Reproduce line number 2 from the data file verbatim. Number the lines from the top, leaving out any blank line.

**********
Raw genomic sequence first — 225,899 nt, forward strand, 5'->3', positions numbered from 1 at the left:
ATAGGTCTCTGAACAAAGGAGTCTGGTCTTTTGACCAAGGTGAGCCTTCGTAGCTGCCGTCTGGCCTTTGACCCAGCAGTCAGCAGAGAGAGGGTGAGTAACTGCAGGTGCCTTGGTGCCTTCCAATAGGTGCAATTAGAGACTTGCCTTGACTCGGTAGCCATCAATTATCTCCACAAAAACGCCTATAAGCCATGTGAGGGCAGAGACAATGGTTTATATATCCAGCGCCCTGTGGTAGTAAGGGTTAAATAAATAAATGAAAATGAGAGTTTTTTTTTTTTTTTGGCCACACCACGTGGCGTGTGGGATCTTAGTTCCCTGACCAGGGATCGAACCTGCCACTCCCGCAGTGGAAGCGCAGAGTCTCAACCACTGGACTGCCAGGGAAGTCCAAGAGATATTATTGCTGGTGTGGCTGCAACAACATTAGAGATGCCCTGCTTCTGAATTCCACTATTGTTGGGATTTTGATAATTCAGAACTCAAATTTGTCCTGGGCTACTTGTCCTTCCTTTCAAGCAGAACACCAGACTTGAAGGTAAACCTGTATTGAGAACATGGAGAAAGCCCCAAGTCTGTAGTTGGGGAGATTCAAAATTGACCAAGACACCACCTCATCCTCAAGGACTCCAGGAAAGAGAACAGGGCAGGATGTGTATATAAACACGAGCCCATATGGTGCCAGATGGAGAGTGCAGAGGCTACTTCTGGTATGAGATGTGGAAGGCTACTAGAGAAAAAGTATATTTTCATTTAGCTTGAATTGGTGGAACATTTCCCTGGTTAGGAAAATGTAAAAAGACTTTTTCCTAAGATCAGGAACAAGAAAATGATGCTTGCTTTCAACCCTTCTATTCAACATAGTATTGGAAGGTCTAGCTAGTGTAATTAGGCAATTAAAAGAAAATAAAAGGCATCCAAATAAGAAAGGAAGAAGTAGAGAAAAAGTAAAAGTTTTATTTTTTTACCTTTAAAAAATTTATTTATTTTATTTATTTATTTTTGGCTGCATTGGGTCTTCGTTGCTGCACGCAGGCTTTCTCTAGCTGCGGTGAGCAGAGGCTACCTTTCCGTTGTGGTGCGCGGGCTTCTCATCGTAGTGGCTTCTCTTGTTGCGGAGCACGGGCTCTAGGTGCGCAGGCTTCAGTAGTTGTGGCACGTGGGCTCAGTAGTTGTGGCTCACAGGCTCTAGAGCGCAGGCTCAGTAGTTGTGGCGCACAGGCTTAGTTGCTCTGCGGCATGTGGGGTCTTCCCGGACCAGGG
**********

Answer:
ATAGGTCTCTGAACAAAGGAGTCTGGTCTTTTGACCAAGGTGAGCCTTCGTAGCTGCCGTCTGGCCTTTGACCCAGCAGTCAGCAGAGAGAGGGTGAGTAACTGCAGGTGCCTTGGTGCCTTCCAATAGGTGCAATTAGAGACTTGCCTTGACTCGGTAGCCATCAATTATCTCCACAAAAACGCCTATAAGCCATGTGAGGGCAGAGACAATGGTTTATATATCCAGCGCCCTGTGGTAGTAAGGGTTAAATAAATAAATGAAAATGAGAGTTTTTTTTTTTTTTTGGCCACACCACGTGGCGTGTGGGATCTTAGTTCCCTGACCAGGGATCGAACCTGCCACTCCCGCAGTGGAAGCGCAGAGTCTCAACCACTGGACTGCCAGGGAAGTCCAAGAGATATTATTGCTGGTGTGGCTGCAACAACATTAGAGATGCCCTGCTTCTGAATTCCACTATTGTTGGGATTTTGATAATTCAGAACTCAAATTTGTCCTGGGCTACTTGTCCTTCCTTTCAAGCAGAACACCAGACTTGAAGGTAAACCTGTATTGAGAACATGGAGAAAGCCCCAAGTCTGTAGTTGGGGAGATTCAAAATTGACCAAGACACCACCTCATCCTCAAGGACTCCAGGAAAGAGAACAGGGCAGGATGTGTATATAAACACGAGCCCATATGGTGCCAGATGGAGAGTGCAGAGGCTACTTCTGGTATGAGATGTGGAAGGCTACTAGAGAAAAAGTATATTTTCATTTAGCTTGAATTGGTGGAACATTTCCCTGGTTAGGAAAATGTAAAAAGACTTTTTCCTAAGATCAGGAACAAGAAAATGATGCTTGCTTTCAACCCTTCTATTCAACATAGTATTGGAAGGTCTAGCTAGTGTAATTAGGCAATTAAAAGAAAATAAAAGGCATCCAAATAAGAAAGGAAGAAGTAGAGAAAAAGTAAAAGTTTTATTTTTTTACCTTTAAAAAATTTATTTATTTTATTTATTTATTTTTGGCTGCATTGGGTCTTCGTTGCTGCACGCAGGCTTTCTCTAGCTGCGGTGAGCAGAGGCTACCTTTCCGTTGTGGTGCGCGGGCTTCTCATCGTAGTGGCTTCTCTTGTTGCGGAGCACGGGCTCTAGGTGCGCAGGCTTCAGTAGTTGTGGCACGTGGGCTCAGTAGTTGTGGCTCACAGGCTCTAGAGCGCAGGCTCAGTAGTTGTGGCGCACAGGCTTAGTTGCTCTGCGGCATGTGGGGTCTTCCCGGACCAGGG